Economic Indicators #1 – Growth and GDP

Definition: Is a measure of the rise in the Gross Domestic Product (GDP)

  • Current growth figures show the British economy grew by 0.3% in the first 3 months of 2013.
  • Statistics are difficult to collect and are not always accurate in the short term. But are revised.
  • It is extremely difficult to predict future economic growth and plan for it. Although a statement on growth is made every budget.
  • Growth may be geographically variable, the economy may grow in the south but decline in the north. Recent modest figures illustrates this.
  • Different sectors of the economy grow at different rates. The service sector accounts for three-quarters of the economy and grew by 0.6% in the first quarter whilst manufacturing remained sluggish.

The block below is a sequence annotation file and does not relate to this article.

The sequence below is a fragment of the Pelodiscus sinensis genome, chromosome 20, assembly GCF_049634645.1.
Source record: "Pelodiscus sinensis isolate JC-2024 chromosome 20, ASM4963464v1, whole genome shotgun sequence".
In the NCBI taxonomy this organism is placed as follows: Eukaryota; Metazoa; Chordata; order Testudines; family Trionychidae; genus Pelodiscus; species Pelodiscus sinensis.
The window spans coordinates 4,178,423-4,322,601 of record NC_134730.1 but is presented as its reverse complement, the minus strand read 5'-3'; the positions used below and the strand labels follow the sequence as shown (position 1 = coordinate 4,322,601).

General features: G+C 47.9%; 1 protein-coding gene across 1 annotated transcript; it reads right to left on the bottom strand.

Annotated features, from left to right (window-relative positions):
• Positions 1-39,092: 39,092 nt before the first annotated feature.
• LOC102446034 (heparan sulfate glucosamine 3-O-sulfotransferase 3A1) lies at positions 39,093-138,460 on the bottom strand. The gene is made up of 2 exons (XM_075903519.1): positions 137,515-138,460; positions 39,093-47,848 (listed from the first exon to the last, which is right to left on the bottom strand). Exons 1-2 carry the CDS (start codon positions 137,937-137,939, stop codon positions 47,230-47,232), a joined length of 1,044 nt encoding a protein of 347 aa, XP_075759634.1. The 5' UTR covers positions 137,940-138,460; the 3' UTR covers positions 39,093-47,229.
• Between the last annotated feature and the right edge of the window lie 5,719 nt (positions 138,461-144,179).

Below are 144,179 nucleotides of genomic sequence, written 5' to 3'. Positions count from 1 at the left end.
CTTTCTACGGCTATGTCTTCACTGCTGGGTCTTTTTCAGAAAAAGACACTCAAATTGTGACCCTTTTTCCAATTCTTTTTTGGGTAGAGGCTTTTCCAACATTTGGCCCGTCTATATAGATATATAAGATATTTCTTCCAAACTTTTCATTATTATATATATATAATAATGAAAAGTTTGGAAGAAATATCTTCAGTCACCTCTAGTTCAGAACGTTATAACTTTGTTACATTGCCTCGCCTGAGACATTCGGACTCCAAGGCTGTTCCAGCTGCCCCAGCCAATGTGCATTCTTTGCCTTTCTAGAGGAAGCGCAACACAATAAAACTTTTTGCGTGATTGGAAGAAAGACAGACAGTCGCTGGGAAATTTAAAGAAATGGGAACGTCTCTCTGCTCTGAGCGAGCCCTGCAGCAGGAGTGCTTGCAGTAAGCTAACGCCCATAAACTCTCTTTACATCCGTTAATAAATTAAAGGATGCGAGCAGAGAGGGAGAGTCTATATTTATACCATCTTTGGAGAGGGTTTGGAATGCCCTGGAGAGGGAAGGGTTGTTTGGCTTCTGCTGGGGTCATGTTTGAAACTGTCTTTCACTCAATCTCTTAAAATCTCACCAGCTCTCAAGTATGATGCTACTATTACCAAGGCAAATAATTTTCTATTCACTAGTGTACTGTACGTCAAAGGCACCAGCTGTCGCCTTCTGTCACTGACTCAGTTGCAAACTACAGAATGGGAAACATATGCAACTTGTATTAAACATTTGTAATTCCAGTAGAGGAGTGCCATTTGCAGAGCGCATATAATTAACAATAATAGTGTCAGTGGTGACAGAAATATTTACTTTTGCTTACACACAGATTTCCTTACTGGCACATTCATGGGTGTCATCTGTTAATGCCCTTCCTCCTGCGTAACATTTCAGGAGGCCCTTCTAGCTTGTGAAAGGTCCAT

• Growth can be promoted by government spending but this is not sustainable. The Coalition partially criticised Labour’s growing economy in 2010 based on high public sector borrowing and spending.
  • To some extent growth depends on external factors, largely the growth in the economies of our trading partners and in world trade generally. The current Eurozone crisis has created pressures on the UK economy, Osborne has blamed the crisis for the current state of the UK economy. 38% of UK trade is with the Eurozone.

For more information view http://www.guardian.co.uk/business/economicgrowth